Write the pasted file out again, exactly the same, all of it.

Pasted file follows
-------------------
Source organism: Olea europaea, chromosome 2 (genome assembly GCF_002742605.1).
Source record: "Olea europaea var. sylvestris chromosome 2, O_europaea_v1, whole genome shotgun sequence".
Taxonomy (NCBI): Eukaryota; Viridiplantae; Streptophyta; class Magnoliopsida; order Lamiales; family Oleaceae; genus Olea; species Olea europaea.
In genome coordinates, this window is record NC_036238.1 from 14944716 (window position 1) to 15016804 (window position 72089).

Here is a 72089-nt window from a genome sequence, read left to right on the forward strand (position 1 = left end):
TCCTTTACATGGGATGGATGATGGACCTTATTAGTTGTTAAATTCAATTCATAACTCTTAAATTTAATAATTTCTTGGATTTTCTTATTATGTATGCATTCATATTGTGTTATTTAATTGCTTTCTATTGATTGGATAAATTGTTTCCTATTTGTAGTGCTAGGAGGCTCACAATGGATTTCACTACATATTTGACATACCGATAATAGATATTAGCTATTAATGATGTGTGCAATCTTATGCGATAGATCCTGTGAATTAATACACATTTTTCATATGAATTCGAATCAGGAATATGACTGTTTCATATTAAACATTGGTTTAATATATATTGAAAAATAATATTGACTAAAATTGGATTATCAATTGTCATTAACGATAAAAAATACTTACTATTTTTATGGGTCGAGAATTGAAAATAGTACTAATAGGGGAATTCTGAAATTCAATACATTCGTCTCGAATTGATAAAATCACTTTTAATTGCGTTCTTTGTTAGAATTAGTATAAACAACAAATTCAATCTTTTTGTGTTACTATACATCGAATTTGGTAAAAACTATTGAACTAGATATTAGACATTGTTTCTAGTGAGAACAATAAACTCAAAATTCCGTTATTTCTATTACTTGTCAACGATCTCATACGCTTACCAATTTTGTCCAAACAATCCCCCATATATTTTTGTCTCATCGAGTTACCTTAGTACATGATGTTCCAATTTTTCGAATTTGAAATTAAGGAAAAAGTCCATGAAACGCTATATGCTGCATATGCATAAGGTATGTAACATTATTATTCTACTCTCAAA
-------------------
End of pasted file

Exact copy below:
Source organism: Olea europaea, chromosome 2 (genome assembly GCF_002742605.1).
Source record: "Olea europaea var. sylvestris chromosome 2, O_europaea_v1, whole genome shotgun sequence".
Taxonomy (NCBI): Eukaryota; Viridiplantae; Streptophyta; class Magnoliopsida; order Lamiales; family Oleaceae; genus Olea; species Olea europaea.
In genome coordinates, this window is record NC_036238.1 from 14944716 (window position 1) to 15016804 (window position 72089).

Here is a 72089-nt window from a genome sequence, read left to right on the forward strand (position 1 = left end):
TCCTTTACATGGGATGGATGATGGACCTTATTAGTTGTTAAATTCAATTCATAACTCTTAAATTTAATAATTTCTTGGATTTTCTTATTATGTATGCATTCATATTGTGTTATTTAATTGCTTTCTATTGATTGGATAAATTGTTTCCTATTTGTAGTGCTAGGAGGCTCACAATGGATTTCACTACATATTTGACATACCGATAATAGATATTAGCTATTAATGATGTGTGCAATCTTATGCGATAGATCCTGTGAATTAATACACATTTTTCATATGAATTCGAATCAGGAATATGACTGTTTCATATTAAACATTGGTTTAATATATATTGAAAAATAATATTGACTAAAATTGGATTATCAATTGTCATTAACGATAAAAAATACTTACTATTTTTATGGGTCGAGAATTGAAAATAGTACTAATAGGGGAATTCTGAAATTCAATACATTCGTCTCGAATTGATAAAATCACTTTTAATTGCGTTCTTTGTTAGAATTAGTATAAACAACAAATTCAATCTTTTTGTGTTACTATACATCGAATTTGGTAAAAACTATTGAACTAGATATTAGACATTGTTTCTAGTGAGAACAATAAACTCAAAATTCCGTTATTTCTATTACTTGTCAACGATCTCATACGCTTACCAATTTTGTCCAAACAATCCCCCATATATTTTTGTCTCATCGAGTTACCTTAGTACATGATGTTCCAATTTTTCGAATTTGAAATTAAGGAAAAAGTCCATGAAACGCTATATGCTGCATATGCATAAGGTATGTAACATTATTATTCTACTCTCAAA